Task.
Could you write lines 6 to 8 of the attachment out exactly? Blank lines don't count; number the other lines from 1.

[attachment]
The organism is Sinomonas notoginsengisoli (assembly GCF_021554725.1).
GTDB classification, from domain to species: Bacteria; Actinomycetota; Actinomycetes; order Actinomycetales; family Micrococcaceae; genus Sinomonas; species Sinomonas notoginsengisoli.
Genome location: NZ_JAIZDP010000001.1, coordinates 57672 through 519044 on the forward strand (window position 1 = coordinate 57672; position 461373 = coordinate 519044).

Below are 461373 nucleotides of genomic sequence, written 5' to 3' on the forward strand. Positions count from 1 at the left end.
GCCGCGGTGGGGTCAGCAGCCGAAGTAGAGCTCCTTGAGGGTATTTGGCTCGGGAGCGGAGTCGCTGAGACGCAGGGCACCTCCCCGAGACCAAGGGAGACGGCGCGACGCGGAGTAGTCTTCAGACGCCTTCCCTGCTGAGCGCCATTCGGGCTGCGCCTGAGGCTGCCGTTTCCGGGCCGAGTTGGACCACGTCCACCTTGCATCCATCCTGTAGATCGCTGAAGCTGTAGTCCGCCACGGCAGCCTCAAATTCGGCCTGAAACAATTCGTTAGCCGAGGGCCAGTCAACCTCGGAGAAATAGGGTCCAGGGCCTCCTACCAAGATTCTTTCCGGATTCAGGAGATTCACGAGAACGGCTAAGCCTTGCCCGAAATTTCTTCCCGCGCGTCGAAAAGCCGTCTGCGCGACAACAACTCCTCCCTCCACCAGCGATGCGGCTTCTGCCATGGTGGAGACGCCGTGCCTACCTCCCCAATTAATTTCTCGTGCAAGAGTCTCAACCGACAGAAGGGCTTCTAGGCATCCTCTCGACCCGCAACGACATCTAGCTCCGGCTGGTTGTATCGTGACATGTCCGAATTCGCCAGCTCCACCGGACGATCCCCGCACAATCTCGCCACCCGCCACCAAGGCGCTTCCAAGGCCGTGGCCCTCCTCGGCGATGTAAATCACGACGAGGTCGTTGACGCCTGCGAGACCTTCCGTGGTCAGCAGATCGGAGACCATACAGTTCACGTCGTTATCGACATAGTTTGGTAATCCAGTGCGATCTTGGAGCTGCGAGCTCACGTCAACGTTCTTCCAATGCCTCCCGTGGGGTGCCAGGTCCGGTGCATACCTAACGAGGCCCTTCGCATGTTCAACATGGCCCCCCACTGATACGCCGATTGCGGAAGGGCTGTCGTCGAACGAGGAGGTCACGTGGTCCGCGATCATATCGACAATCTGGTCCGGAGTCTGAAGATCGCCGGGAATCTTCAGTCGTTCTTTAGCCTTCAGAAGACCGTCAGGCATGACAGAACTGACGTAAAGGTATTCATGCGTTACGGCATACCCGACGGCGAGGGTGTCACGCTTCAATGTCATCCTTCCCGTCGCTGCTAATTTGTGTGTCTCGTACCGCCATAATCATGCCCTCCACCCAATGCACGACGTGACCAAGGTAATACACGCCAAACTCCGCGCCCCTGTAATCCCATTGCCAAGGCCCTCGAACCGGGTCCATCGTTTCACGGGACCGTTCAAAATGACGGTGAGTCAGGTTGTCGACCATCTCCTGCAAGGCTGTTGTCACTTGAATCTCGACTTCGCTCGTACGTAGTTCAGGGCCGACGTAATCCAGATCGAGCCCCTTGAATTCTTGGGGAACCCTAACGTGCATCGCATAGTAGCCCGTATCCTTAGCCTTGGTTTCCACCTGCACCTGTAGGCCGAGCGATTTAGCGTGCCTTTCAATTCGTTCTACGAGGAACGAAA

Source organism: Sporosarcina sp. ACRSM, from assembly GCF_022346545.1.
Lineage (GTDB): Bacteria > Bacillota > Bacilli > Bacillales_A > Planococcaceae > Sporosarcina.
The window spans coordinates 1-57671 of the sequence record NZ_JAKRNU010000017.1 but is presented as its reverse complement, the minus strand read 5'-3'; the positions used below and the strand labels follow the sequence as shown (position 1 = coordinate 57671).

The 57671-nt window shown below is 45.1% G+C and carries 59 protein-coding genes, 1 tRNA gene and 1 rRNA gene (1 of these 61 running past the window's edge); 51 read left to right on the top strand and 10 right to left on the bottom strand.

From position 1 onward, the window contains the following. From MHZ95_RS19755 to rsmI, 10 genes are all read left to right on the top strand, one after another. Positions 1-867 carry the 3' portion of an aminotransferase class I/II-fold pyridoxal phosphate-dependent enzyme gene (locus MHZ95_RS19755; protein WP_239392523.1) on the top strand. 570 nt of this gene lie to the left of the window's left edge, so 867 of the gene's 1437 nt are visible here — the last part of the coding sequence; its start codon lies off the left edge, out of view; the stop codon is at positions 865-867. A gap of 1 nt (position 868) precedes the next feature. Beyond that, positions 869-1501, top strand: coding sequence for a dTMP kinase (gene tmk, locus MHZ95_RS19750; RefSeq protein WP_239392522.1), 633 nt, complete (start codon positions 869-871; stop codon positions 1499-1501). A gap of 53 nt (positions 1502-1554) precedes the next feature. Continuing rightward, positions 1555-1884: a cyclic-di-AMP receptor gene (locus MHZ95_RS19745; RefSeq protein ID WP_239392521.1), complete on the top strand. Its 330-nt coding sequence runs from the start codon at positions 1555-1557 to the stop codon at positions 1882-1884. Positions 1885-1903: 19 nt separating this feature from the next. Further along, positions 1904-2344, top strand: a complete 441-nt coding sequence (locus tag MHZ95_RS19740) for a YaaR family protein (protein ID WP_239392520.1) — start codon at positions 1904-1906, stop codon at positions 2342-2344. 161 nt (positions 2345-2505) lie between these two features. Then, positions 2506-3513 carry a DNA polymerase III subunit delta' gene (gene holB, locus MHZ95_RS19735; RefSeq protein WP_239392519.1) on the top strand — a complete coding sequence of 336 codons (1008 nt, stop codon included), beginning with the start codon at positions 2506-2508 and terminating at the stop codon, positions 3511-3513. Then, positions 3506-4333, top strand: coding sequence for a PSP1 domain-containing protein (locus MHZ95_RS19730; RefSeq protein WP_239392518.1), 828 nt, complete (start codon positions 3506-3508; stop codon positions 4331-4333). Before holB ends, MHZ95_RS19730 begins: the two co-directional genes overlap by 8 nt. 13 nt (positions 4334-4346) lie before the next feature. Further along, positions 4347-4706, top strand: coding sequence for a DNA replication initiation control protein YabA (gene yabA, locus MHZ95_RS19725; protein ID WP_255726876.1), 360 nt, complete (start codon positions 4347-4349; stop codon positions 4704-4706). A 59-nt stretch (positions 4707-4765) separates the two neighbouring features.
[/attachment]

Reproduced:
Source organism: Sporosarcina sp. ACRSM, from assembly GCF_022346545.1.
Lineage (GTDB): Bacteria > Bacillota > Bacilli > Bacillales_A > Planococcaceae > Sporosarcina.
The window spans coordinates 1-57671 of the sequence record NZ_JAKRNU010000017.1 but is presented as its reverse complement, the minus strand read 5'-3'; the positions used below and the strand labels follow the sequence as shown (position 1 = coordinate 57671).